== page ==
Explaining the Logcat Utility

As mentioned earlier, Logcat is capable of handling if-statements. They are incredibly useful to distinguish between development and release builds. Consider the following example: let’s assume that we have created a property for configuring a build within build.gradle. Whenever we are running a debug build, we set it to True, and when we need a release build, we can turn it to false. This way, Logcat will be checking the property in question prior to showing any reports. What’s more, this approach works fine to cut the number of if-statements used to wrap Logcat messages.

Logcat also has an in-built feature of setting custom parameters for a given class. There are multiple parameters that can be assigned, most of them being aimed at making your work with Android Studio a bit more convenient. Mind that the number of parameters you can use is unlimited, which makes Logcat a very flexible tool.

Exploring breakpoints: what are they and how to use them?

Breakpoints are an essential tool when it comes to Android development. To understand their capabilities, let’s consider the following example: you are debugging an application in Android Studio when something goes wrong and you receive a report. You return to the place where the mistake was found and carefully review it but can’t find why the problem has occurred. And this is where breakpoints become useful. They do a very simple yet very important thing – stop the execution of your app. In any place you consider needed or at any given line. Breakpoint support is one of the reasons why Android Studio provides such a great environment for debugging your apps.

So, how are breakpoints created? To add a breakpoint, you need to Locate the line of code where you want to pause execution, then either click the left gutter along that line of code or place the caret on the line and press the key combination to add a breakpoint (default is Control+F8 on PC and Command+F8 on Mac). A red dot on the sidebar should signalize us about the successful creation of a breakpoint. All that remains to test its capabilities is engage the debugging procedure.

Android Studio provides a very flexible solution with its breakpoints, as they can be adjusted and customized to fit the needs of developers. All the breakpoints are configured within the View Breakpoints window, where you can add, delete, or customize any one of them. For instance, separate breakpoints can be triggered by the activation of other breakpoints and remain inactive if certain conditions aren’t fulfilled. In addition, any breakpoint triggered immediately highlights the line of code where it is located.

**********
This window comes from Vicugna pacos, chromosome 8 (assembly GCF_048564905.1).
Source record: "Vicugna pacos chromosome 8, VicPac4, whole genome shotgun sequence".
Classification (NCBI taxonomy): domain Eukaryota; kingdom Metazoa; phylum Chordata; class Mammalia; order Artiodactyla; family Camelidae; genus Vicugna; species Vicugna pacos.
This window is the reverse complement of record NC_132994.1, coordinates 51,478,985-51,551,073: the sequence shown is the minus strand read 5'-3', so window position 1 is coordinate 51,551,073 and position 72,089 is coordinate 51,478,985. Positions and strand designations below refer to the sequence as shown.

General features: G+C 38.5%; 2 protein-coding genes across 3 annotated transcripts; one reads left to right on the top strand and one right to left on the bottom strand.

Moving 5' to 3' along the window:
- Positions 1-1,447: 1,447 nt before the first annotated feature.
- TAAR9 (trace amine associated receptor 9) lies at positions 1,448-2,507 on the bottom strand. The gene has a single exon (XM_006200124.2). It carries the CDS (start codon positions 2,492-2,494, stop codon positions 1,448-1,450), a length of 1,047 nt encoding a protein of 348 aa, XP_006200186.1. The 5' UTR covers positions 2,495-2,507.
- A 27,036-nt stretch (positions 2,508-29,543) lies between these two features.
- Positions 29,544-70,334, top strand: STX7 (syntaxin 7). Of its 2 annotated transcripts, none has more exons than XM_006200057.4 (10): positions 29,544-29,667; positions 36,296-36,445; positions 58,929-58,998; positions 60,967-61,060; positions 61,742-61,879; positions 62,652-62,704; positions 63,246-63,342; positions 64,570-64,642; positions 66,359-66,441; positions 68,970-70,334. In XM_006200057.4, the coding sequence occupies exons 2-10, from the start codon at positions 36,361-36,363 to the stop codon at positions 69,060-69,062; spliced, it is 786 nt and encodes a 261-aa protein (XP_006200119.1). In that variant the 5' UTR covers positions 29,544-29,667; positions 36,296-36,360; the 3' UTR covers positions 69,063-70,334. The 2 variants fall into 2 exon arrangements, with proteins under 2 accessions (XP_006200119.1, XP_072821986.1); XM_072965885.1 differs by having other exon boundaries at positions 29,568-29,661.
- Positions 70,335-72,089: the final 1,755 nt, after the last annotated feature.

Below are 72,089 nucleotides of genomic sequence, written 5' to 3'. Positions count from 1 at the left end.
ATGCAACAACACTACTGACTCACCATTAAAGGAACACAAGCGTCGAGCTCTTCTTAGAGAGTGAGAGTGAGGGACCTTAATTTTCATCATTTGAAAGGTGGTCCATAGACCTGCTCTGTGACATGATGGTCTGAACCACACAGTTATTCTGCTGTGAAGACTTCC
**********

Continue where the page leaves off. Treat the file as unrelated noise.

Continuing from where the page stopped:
Although Android Studio provides a truly decent solution with its breakpoints, they have their own drawbacks. Debugging with them is not as easy as it may seem since you will need to examine all variables within the Debug window manually through reading all your code. You can utilize Android Studio’s in-built tool to instantly transition to other breakpoints as well.

If you need to access some field values of an object, just expand its tree. Mind that for custom objects, this approach will result in the same output as using the toString() method. However, overriding the method is still required to access certain features, such as particular fields of an object. In this case, opening the tree is not needed since the results of your search will be shown right next to its root. For objects possessing a bitmap as a property, Android Studio creators have included the possibility to enjoy some images during debugging.

Android Studio allows you to determine watches, which are used to focus your attention on important variables. However, this does not limit you to only evaluating one variable; in fact, you are completely free to use almost any methods and objects from the app to evaluate an expression you are currently working on. In addition, Android Studio provides a dedicated Evaluate Expressions overview to explore the state of variables and objects in your app, including calling methods on those objects.

In-built recording features of Android Studio

Capturing screenshots and short videos within Android Studio is very simple and convenient. This feature can be used in producing bug reports or as a promotion of your development skills. Make sure to use it carefully for avoiding data leaks!

The recording feature is accessible through an Android DDMS tool, where you should click the Screen Capture button to take a screenshot. Don’t forget to save it using a respective button! Mind that the explained method works only in the Debug mode, so you would need to launch it before recording the screen. A video capturing procedure is completely identical to taking screenshots, with the only difference being the button you need to press for starting the process (Screen Record).